In our intellectual work as researchers, peer review is a routine and communal habit that typically goes unquestioned. We invite our research communities to intervene in how we shape research problems for investigation, in our choices about theories, methodologies and methods, in our research designs, in our findings, analyses and truth claims. Yet in learning, teaching and curriculum, peer review still occupies ambivalent status, despite an extensive scholarly literature and evidence of the practical and developmental benefits for staff.
For instance, we know that peer review of teaching and curriculum – done collegially – can offer staff a fresh take on student engagement, can build confidence in the quality of a teacher’s educational judgement, and can provide additional evidence for promotion or a teaching award. However, challenges remain for universities. Many local initiatives start out as supportive conversations between colleagues but are then hard to scale or systematise. There can be anxiety about exposing our teaching ‘problems’ to colleagues. There are questions about who has the expertise to review, and then there is uncertainty about the potential for peer review judgements to circulate as metrics that punish staff rather than encourage a process of open, collaborative and communal inquiry.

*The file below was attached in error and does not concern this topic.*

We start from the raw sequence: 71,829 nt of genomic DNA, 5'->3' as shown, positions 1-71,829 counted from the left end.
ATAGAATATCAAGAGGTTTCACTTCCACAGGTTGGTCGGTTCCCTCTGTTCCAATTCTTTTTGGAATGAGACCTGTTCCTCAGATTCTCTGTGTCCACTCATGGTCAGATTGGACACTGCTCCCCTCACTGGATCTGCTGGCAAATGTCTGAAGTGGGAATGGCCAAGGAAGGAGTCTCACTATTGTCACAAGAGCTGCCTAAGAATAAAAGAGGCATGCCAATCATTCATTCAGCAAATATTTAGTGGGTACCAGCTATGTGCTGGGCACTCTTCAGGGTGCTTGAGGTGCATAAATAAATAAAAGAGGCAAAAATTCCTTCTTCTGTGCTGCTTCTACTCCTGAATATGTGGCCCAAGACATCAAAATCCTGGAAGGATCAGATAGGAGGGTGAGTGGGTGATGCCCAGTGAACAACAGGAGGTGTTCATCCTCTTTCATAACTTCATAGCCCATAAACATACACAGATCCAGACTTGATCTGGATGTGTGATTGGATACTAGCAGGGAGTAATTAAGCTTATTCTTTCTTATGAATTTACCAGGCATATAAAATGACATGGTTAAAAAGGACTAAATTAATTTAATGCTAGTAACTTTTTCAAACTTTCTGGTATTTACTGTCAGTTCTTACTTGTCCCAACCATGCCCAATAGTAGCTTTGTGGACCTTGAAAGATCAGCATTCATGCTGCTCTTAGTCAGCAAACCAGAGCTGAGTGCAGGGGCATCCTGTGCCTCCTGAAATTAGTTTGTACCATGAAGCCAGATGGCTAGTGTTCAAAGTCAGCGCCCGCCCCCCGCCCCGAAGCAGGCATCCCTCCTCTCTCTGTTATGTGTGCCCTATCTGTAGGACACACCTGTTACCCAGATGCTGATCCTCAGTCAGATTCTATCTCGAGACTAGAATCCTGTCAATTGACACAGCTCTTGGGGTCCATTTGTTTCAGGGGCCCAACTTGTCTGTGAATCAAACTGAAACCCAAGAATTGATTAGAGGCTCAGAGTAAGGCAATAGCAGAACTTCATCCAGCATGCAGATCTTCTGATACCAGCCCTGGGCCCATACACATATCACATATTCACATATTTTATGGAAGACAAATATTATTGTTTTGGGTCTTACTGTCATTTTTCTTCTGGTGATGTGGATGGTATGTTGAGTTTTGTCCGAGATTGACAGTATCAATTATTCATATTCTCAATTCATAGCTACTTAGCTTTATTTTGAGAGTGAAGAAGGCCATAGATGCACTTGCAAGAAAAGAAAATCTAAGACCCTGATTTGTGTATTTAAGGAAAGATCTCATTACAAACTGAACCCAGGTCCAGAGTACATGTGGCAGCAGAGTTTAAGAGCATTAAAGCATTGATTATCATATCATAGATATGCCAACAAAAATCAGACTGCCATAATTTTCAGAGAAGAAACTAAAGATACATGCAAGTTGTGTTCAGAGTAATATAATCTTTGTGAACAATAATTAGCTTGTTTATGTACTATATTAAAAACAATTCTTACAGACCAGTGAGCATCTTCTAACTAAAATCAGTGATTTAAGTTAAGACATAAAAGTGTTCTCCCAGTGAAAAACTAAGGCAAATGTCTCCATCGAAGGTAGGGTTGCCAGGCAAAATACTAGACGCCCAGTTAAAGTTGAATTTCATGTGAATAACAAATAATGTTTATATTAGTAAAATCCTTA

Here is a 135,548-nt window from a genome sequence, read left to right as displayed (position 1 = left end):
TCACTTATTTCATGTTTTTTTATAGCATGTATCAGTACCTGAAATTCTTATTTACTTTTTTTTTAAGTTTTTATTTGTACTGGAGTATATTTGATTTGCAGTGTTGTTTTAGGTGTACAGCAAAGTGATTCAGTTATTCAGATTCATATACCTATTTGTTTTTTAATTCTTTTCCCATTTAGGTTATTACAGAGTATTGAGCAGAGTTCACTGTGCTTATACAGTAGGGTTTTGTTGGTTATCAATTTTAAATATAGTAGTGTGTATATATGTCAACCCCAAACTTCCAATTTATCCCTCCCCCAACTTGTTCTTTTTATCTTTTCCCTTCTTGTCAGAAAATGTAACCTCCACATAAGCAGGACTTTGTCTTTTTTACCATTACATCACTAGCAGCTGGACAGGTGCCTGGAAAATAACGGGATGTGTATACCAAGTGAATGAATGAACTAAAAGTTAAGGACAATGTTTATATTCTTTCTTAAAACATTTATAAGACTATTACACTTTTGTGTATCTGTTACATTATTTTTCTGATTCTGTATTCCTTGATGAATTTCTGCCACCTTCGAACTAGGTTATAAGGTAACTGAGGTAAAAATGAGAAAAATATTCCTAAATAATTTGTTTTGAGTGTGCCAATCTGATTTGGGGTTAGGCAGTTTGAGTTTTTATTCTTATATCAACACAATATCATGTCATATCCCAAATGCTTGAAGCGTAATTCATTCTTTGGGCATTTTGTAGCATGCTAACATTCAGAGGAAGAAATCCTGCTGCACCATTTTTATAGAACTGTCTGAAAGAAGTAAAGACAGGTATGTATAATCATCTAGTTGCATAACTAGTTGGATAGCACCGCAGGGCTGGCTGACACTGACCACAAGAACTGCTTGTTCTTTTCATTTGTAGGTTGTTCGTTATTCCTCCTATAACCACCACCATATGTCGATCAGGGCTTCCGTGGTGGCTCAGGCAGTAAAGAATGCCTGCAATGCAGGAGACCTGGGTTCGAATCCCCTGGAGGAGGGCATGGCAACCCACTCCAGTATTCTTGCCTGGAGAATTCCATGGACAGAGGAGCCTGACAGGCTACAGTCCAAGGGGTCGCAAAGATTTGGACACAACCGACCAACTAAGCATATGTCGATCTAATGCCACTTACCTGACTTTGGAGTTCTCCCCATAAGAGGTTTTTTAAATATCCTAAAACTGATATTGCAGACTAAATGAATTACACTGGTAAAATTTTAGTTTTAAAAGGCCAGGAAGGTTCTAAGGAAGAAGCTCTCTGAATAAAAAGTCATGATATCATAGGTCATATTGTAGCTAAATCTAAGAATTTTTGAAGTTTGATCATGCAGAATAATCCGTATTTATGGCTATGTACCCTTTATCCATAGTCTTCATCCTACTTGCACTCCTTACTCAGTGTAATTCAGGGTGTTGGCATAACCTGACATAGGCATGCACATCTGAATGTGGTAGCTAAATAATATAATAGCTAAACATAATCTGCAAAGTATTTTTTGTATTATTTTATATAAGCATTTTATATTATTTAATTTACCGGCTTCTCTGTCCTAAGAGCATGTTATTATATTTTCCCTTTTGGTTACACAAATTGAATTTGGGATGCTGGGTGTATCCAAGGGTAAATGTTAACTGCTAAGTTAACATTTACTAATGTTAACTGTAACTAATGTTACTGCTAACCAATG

For all these reasons, peer review of learning, teaching and curriculum requires good, sharp, and intelligent interrogation. We need to explore peer review models, test the evidence, hear about peoples’ experiences, come to grips with the practical and systems challenges, and understand the learning gains. In short, we need to apply our inquiring minds as researchers to the question of the peer review of learning, teaching and curriculum and what it might look like, and do for us, at Western! This will entail a broader approach to peer review than the traditional focus on teaching and the teacher in classroom settings. It will need to encompass practices such as the peer review of curriculum decision-making, resources and digital artefacts – such as flipped learning, educational design, and partnership pedagogies. It will involve us in conversation about benchmarking assessment criteria, standards and processes for moderation. And perhaps most radically, it will encourage us to consider how we might extend our curriculum partnership with students to teach them about, and involve them in, forms of peer review. All these practices can come alive under thoughtful and deliberative peer review.